Wright Patman's eponymous committee played an important role in the early days of the Watergate scandal that eventually brought down President Richard Nixon. The Patman Committee investigated the hundred dollar bills found on the Watergate "plumbers" upon their arrest, suspecting they could directly link them to CREEP, the president's re-election committee. This investigative course was on the money, as it ultimately proved to be Nixon's undoing in the sense that the money trail, as revealed in the Washington Post, helped plant the basis for the establishment of the Ervin Senate Select Committee on Watergate in April, 1973. (In the final analysis, however, the most universally adopted reason for seeking Nixon's impeachment was his obstruction of justice occurring in the "smoking gun" tape of June 23, 1972[4], asking his aides to seek C.I.A. intervention through Director Richard Helms and Deputy Director Vernon Walters to stop the initial Watergate investigation, begun days after the break-in on orders of newly appointed F.B.I. Director L. Patrick Gray, for its supposed threat to national security in uncovering "the whole Bay of Pigs thing"--a Nixon reference which Bob Haldeman, party to the June 23 conversation with Nixon, later equated in his book, The Ends of Power, published in February, 1978 in the wake of the House Select Committee's investigation into the assassination of President Kennedy, with Nixon's code phrase for the Kennedy assassination, though Haldeman later recanted the statement before he died. The revelation of the existence of the White House taping system occurred during testimony to the Ervin Committee by Alexander Butterfield in July, 1973.) The Patman Committee's 1972 investigation was stymied on pressure from the White House, in part led by Congressman Gerald R. Ford[5], within a year to become Vice-President, appointed to the position by President Nixon after Spiro T. Agnew was forced to resign after pleading nolo contendere to charges of having received bribes during his stint as Governor of Maryland prior to 1969, charges mysteriously surfacing only after the Watergate scandal broke the previous year. Many speculated at the time that Agnew was deliberately being tossed by Nixon onto the fire as a sacrificial lamb in an attempt to calm the furor surfacing from the previous summer's Senate Select Committee hearings on Watergate which had been nationally televised. Conversely, however, by nominating the moderate Gerald Ford as his new Vice-President, Nixon spread that much more the flames of discontent with his method of governing, eventuating in the Articles of Impeachment returned by the House Judiciary Committee in latter July, 1974, prompting Nixon's decision to resign, effective at noon August 9.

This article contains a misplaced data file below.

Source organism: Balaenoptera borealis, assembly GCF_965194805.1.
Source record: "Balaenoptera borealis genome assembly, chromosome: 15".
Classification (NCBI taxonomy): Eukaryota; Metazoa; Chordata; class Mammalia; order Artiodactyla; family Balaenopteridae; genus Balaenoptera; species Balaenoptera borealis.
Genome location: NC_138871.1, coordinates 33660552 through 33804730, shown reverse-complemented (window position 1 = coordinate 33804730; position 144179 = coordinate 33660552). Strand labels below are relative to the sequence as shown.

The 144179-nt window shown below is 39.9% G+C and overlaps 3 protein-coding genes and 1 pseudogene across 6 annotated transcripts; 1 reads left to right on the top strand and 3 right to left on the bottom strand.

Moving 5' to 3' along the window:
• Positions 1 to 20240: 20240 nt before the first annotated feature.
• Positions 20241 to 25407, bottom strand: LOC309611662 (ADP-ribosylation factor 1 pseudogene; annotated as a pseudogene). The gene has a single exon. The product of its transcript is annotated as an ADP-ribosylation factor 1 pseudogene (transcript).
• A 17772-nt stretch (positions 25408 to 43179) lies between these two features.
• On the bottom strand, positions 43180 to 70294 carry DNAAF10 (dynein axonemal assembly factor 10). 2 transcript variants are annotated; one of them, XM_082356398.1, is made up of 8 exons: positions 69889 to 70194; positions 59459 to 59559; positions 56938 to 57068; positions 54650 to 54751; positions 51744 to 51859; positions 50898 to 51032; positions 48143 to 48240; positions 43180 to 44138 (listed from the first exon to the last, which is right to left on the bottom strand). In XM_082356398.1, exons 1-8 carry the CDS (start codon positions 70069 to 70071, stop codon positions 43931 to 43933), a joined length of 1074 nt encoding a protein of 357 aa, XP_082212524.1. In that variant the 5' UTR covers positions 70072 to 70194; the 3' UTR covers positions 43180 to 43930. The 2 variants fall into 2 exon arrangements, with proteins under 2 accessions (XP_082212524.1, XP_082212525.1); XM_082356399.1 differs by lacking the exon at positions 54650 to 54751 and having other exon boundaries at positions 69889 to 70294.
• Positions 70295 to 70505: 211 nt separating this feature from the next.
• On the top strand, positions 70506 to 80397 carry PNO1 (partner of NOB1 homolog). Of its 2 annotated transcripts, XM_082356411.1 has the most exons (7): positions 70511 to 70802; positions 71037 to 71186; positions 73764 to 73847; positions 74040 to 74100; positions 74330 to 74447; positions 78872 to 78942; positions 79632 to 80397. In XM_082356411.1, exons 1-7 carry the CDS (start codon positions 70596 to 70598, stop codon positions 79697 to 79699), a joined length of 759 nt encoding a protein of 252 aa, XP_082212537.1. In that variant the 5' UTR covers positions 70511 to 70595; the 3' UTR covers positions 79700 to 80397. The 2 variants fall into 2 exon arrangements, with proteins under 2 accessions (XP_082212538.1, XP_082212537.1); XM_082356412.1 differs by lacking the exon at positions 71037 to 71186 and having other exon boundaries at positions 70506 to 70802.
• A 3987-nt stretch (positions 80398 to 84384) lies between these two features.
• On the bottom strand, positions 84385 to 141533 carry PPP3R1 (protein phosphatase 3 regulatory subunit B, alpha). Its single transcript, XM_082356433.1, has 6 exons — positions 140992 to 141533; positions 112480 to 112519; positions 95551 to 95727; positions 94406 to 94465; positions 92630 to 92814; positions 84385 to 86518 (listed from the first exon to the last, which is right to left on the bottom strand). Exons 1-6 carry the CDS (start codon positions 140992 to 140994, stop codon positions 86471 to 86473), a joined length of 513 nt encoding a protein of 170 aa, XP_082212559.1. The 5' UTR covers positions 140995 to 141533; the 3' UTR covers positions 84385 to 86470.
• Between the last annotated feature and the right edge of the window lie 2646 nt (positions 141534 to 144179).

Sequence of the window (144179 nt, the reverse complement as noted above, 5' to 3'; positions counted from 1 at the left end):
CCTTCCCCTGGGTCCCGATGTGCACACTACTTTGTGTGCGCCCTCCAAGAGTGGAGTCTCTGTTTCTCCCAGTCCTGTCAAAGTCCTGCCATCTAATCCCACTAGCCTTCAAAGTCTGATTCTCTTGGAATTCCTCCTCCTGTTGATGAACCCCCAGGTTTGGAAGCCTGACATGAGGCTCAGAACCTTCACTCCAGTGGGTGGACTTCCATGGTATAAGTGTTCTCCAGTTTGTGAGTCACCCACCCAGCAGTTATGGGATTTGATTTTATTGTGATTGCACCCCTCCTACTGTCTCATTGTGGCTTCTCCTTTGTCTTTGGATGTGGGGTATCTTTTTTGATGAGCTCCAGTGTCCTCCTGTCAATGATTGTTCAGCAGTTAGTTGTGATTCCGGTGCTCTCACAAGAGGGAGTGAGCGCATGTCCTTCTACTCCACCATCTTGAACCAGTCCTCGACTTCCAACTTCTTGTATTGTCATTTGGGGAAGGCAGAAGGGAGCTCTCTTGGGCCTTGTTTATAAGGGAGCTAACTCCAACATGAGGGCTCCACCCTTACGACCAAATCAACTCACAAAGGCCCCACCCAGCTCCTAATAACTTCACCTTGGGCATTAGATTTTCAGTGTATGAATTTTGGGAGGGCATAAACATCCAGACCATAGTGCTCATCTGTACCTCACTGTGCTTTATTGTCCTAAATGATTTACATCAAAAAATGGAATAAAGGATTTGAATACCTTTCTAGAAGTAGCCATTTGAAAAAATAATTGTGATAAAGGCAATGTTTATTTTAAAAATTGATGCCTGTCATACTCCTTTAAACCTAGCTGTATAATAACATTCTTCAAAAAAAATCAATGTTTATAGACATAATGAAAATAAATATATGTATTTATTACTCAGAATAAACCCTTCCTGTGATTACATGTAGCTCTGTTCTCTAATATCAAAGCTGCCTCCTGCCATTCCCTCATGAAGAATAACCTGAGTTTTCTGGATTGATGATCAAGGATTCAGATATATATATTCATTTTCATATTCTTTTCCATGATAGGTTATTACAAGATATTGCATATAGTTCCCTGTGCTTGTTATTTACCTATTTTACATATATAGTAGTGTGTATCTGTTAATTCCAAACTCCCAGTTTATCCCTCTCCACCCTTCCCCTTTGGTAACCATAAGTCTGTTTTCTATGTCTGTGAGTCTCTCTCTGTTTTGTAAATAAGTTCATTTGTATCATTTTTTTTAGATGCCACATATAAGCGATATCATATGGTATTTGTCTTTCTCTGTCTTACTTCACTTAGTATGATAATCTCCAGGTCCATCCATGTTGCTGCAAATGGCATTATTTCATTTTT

References

Further reading

External links

United States House of Representatives
Preceded by
Eugene Black
Member of the U.S. House of Representatives
from Texas's 1st congressional district

1929–1976
Succeeded by
Sam B. Hall
Texas House of Representatives
Preceded by
J. D. Newton
Member of the Texas House of Representatives
from District 2 (Linden)

1921–1925
Succeeded by
George W. Coody
Honorary titles
Preceded by
Emanuel Celler
Dean of the House
1973–1976
Succeeded by
George H. Mahon